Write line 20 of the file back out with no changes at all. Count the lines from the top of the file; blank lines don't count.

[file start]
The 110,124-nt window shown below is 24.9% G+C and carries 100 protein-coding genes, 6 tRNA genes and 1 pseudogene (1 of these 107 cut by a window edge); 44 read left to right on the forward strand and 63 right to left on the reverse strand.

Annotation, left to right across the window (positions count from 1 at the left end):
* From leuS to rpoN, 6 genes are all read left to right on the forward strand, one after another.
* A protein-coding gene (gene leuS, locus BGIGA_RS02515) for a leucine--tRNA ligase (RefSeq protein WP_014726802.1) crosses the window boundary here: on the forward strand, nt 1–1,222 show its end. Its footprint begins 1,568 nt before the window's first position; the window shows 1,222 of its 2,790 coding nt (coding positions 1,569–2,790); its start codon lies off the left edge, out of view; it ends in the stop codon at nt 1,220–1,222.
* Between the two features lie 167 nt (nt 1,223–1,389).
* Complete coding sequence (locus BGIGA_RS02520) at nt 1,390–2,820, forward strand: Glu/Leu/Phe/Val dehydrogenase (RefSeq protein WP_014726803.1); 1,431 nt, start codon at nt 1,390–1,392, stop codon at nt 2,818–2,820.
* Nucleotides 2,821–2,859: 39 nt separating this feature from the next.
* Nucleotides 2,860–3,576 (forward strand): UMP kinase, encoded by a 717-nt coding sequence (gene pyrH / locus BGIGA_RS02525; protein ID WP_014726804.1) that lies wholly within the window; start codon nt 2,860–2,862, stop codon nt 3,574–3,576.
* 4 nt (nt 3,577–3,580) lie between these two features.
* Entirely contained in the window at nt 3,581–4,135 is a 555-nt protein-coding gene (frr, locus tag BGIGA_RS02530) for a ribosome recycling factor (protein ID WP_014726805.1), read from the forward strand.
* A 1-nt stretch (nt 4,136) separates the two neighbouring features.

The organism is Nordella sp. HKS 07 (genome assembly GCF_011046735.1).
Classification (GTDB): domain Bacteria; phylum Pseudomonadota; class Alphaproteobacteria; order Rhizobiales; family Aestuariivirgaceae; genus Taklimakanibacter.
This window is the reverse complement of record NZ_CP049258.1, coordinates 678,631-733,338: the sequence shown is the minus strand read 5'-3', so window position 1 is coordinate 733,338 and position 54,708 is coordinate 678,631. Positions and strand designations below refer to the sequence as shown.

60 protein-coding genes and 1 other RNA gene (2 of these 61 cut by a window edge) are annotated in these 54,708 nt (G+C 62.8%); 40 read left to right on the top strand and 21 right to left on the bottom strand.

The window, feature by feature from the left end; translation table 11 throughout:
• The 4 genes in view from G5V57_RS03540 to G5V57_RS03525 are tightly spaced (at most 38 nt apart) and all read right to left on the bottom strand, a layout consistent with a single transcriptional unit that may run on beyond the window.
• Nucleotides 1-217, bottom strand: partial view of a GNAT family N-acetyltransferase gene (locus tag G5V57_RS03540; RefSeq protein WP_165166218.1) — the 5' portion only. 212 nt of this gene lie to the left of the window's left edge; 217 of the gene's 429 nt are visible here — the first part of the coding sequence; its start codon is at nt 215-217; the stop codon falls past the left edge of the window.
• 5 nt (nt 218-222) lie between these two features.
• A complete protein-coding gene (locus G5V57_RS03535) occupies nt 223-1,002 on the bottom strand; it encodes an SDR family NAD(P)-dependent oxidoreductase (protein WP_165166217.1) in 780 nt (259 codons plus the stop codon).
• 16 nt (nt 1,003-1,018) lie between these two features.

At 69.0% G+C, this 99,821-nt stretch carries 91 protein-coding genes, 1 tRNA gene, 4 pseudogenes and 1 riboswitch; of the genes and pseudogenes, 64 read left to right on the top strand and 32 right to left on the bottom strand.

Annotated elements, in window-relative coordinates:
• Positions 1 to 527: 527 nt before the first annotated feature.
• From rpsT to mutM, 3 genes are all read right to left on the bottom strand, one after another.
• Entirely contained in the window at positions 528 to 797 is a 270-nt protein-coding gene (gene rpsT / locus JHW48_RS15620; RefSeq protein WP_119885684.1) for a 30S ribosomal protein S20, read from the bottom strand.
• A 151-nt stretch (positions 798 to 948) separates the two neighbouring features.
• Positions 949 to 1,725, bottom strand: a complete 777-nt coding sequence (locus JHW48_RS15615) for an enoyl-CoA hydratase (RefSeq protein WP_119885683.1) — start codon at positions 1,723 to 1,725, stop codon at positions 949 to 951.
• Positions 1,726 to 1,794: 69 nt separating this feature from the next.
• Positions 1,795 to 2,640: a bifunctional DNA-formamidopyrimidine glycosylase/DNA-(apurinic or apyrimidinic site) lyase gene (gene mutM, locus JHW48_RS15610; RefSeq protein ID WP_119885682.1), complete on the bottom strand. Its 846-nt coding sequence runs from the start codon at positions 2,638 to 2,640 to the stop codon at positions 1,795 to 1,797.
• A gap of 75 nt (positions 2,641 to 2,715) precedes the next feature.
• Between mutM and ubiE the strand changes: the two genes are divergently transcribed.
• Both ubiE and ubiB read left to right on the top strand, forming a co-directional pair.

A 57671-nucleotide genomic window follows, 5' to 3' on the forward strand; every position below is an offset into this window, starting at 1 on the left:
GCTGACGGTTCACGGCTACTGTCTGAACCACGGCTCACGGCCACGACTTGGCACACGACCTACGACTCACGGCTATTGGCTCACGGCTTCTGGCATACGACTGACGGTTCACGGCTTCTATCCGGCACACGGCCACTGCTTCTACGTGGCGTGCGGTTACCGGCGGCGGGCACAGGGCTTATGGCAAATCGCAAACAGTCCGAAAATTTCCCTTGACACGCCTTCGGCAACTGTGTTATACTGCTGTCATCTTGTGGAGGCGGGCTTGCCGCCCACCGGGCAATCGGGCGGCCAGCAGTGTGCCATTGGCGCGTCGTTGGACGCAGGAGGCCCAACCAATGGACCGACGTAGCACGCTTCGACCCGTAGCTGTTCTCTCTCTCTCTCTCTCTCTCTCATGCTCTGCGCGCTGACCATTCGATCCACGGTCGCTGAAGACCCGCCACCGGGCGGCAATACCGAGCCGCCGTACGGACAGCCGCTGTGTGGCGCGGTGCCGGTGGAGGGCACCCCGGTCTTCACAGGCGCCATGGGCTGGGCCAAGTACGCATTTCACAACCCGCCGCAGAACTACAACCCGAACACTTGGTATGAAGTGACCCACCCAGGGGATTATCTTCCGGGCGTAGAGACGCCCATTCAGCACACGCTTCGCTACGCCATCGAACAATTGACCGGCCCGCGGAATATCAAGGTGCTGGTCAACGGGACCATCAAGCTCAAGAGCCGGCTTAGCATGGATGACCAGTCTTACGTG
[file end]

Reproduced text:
• A complete protein-coding gene (locus G5V57_RS03535) occupies nt 223-1,002 on the bottom strand; it encodes an SDR family NAD(P)-dependent oxidoreductase (protein WP_165166217.1) in 780 nt (259 codons plus the stop codon).